• I wrangled an audience with the Pope by going to the American College (for clergy) and telling them that I was interested (I didn’t say how) in their church, and showing them my passport.  It took about an hour and a half to go into the inner palace and past many groups of soldiers in elaborate uniforms (more elaborate than any I have seen) to the hall where the Pope finally appeared. We were all around a huge ellipse down on one knee. All women dressed in black, with veil over heads. The Pope passed down the line extending his hand so the person could kiss his ring. He was a rotund, sallow, bespectacled man. I pressed his hand to my chin. — 1932

I don’t know that this is an earth-shattering historical project, but I am loving learning more about my grandfather’s mission and travel experiences.  It’s a pleasure to share this unique work-in-progress.

 

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11 Comments

  1. Delightful! and exactly the kind of personal and church history I love to read and write. I’m savagely jealous that you chose JI to host this rather than Keepapitchinin!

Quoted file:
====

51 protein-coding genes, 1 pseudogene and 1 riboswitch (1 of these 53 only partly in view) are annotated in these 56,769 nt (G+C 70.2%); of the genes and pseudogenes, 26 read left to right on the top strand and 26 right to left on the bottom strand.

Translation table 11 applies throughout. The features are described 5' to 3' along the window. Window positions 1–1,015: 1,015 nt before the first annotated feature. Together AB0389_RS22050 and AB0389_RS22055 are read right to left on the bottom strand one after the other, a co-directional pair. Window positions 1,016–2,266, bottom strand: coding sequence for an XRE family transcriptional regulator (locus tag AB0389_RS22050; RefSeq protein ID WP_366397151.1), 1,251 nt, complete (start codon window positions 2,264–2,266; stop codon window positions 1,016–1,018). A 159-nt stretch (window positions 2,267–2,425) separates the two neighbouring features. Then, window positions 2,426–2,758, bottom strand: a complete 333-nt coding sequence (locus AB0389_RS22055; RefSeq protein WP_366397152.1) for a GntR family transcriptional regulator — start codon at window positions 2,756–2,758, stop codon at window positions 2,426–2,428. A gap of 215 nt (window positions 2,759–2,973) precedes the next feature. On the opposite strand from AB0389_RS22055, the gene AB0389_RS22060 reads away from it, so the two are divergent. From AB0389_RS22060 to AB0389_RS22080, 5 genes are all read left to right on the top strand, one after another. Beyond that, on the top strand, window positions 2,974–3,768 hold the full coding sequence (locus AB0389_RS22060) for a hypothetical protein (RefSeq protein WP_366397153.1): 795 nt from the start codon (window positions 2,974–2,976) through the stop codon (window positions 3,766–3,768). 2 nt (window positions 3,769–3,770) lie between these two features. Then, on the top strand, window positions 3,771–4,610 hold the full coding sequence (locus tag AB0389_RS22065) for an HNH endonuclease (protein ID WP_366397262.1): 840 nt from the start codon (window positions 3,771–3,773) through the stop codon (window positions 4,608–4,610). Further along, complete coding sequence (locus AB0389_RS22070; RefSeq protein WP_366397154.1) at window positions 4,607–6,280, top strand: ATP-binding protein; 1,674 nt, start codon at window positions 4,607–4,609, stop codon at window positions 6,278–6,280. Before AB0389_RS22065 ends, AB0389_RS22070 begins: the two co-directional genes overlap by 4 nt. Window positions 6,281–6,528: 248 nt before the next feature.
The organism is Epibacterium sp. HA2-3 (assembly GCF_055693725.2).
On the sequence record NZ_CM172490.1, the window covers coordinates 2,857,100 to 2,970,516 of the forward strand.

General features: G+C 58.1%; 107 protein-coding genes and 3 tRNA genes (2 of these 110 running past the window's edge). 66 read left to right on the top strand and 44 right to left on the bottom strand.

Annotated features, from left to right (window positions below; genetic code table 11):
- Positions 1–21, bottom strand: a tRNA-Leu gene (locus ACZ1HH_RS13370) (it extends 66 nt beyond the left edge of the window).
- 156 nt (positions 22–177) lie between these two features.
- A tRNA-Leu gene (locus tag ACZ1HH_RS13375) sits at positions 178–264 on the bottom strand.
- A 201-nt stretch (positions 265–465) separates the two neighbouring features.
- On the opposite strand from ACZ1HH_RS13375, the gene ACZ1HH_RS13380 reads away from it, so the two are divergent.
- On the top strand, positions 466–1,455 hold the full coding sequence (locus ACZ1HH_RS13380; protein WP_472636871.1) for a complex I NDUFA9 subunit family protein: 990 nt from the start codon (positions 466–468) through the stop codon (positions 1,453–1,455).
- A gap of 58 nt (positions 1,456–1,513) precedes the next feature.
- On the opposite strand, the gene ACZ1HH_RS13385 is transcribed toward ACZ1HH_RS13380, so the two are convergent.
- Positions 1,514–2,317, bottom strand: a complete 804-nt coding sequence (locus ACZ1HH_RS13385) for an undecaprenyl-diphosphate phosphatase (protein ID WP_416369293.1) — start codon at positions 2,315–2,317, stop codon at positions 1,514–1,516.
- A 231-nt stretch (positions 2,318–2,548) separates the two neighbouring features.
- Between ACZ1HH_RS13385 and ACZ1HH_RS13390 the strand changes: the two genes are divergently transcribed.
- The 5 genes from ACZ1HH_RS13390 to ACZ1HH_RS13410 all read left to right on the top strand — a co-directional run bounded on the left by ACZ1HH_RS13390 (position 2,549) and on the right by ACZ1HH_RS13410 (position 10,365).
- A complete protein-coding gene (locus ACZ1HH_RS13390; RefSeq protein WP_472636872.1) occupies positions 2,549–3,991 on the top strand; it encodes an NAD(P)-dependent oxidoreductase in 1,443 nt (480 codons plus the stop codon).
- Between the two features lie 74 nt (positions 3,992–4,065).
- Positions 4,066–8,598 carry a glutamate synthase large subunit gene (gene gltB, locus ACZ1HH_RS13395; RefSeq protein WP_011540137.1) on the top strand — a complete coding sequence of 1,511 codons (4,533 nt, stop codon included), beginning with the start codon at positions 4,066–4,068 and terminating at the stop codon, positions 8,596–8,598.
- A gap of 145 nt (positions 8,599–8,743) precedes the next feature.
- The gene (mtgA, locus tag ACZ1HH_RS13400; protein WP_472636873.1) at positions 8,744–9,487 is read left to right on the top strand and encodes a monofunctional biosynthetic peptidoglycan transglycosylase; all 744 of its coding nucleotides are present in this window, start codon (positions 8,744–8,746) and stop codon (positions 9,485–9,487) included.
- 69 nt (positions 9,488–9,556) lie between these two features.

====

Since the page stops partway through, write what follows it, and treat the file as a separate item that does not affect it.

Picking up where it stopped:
Please keep working on this project until you’ve finished it to your satisfaction. I’ll be checking in regularly.

    Comment by Ardis E. Parshall — November 29, 2012 @ 4:23 pm

  2. Wonderful to see your work get attention Emily. That picture of missionaries on motorbikes is seriously cool. Was there any evidence of teaching the native population?

    Comment by J. Stapley — November 29, 2012 @ 6:09 pm

  3. Many thanks again, Emily, for sharing your wonderful work with our community. You are indeed doing great things.

    Comment by Ben P — November 29, 2012 @ 6:09 pm

  4. Very cool stuff. I don’t suppose you ran across any mentions of demonic possession and/or exorcism did you?